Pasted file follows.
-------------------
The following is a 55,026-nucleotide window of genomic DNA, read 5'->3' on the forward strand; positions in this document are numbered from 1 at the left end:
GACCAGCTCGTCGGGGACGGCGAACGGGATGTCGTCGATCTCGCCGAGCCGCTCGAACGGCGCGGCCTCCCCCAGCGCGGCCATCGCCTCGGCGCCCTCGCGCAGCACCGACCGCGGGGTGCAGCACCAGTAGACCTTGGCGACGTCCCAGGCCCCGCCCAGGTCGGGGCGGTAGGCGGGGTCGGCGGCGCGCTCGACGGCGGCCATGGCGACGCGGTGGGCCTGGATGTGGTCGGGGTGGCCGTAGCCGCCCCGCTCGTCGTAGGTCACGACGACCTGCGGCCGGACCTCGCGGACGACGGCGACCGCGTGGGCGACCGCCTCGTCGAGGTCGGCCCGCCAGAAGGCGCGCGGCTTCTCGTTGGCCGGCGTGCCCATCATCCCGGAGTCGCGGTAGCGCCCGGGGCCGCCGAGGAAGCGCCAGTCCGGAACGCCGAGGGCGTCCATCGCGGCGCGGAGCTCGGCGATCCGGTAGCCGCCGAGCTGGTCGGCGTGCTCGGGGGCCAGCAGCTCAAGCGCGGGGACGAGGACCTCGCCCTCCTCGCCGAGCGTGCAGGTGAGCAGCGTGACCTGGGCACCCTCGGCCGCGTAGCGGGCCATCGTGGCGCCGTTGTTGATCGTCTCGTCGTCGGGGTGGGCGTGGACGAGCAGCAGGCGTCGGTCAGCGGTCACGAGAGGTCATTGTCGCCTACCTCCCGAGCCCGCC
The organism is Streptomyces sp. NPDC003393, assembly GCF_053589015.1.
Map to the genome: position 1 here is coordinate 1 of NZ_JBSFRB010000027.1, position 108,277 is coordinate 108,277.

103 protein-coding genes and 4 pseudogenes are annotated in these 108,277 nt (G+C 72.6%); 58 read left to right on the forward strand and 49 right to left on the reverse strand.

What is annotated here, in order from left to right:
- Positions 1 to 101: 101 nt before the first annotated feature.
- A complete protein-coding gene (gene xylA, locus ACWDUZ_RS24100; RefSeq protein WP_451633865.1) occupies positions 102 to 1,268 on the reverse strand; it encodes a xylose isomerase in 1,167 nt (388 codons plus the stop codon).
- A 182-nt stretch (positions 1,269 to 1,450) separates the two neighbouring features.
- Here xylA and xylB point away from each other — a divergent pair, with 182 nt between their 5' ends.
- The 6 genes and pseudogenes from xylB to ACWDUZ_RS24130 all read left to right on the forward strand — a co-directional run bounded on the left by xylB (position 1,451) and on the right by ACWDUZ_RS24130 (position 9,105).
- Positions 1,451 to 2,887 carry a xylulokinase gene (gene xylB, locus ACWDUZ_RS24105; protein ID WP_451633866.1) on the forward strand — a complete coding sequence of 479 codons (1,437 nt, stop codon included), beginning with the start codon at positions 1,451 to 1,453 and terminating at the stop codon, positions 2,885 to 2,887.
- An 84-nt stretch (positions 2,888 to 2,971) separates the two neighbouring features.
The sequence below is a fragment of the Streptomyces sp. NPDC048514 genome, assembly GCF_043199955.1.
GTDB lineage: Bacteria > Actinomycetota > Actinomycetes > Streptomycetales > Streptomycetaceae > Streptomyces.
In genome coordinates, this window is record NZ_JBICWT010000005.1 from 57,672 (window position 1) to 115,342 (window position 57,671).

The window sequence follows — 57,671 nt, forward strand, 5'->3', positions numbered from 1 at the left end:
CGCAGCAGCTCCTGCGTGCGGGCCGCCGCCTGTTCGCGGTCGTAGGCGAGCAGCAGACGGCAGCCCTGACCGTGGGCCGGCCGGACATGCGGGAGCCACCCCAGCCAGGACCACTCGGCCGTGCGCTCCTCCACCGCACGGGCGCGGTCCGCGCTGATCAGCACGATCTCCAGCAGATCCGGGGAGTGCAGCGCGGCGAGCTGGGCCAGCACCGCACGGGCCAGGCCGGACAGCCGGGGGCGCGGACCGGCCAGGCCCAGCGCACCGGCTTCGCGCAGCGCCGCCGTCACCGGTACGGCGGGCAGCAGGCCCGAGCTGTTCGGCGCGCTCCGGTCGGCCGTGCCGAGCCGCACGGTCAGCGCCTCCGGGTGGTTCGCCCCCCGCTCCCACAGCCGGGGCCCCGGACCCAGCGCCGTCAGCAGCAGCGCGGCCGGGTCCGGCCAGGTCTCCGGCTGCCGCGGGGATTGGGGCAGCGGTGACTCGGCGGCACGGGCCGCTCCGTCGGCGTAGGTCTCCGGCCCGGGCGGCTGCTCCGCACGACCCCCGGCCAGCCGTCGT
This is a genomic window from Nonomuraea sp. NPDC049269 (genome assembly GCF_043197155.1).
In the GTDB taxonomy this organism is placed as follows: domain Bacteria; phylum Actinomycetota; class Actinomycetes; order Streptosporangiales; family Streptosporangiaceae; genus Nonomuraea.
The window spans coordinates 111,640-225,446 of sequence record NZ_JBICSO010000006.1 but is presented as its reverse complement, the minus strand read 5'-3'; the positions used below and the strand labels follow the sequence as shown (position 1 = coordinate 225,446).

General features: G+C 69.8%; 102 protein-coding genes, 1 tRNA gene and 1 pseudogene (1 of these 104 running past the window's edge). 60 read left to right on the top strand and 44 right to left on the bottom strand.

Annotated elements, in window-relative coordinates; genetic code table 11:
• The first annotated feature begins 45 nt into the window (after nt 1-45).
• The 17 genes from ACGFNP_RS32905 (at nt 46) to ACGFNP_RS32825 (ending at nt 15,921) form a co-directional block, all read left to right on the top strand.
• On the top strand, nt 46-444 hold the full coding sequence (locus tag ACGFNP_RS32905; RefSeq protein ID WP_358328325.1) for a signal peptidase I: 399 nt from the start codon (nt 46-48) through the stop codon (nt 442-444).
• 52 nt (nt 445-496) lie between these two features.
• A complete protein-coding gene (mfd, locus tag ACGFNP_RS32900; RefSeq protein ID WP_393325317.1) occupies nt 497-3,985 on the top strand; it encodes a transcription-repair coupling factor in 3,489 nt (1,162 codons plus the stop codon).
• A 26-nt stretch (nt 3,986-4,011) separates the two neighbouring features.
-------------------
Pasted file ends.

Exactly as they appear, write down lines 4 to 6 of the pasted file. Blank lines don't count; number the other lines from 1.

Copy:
Map to the genome: position 1 here is coordinate 1 of NZ_JBSFRB010000027.1, position 108,277 is coordinate 108,277.

103 protein-coding genes and 4 pseudogenes are annotated in these 108,277 nt (G+C 72.6%); 58 read left to right on the forward strand and 49 right to left on the reverse strand.

What is annotated here, in order from left to right: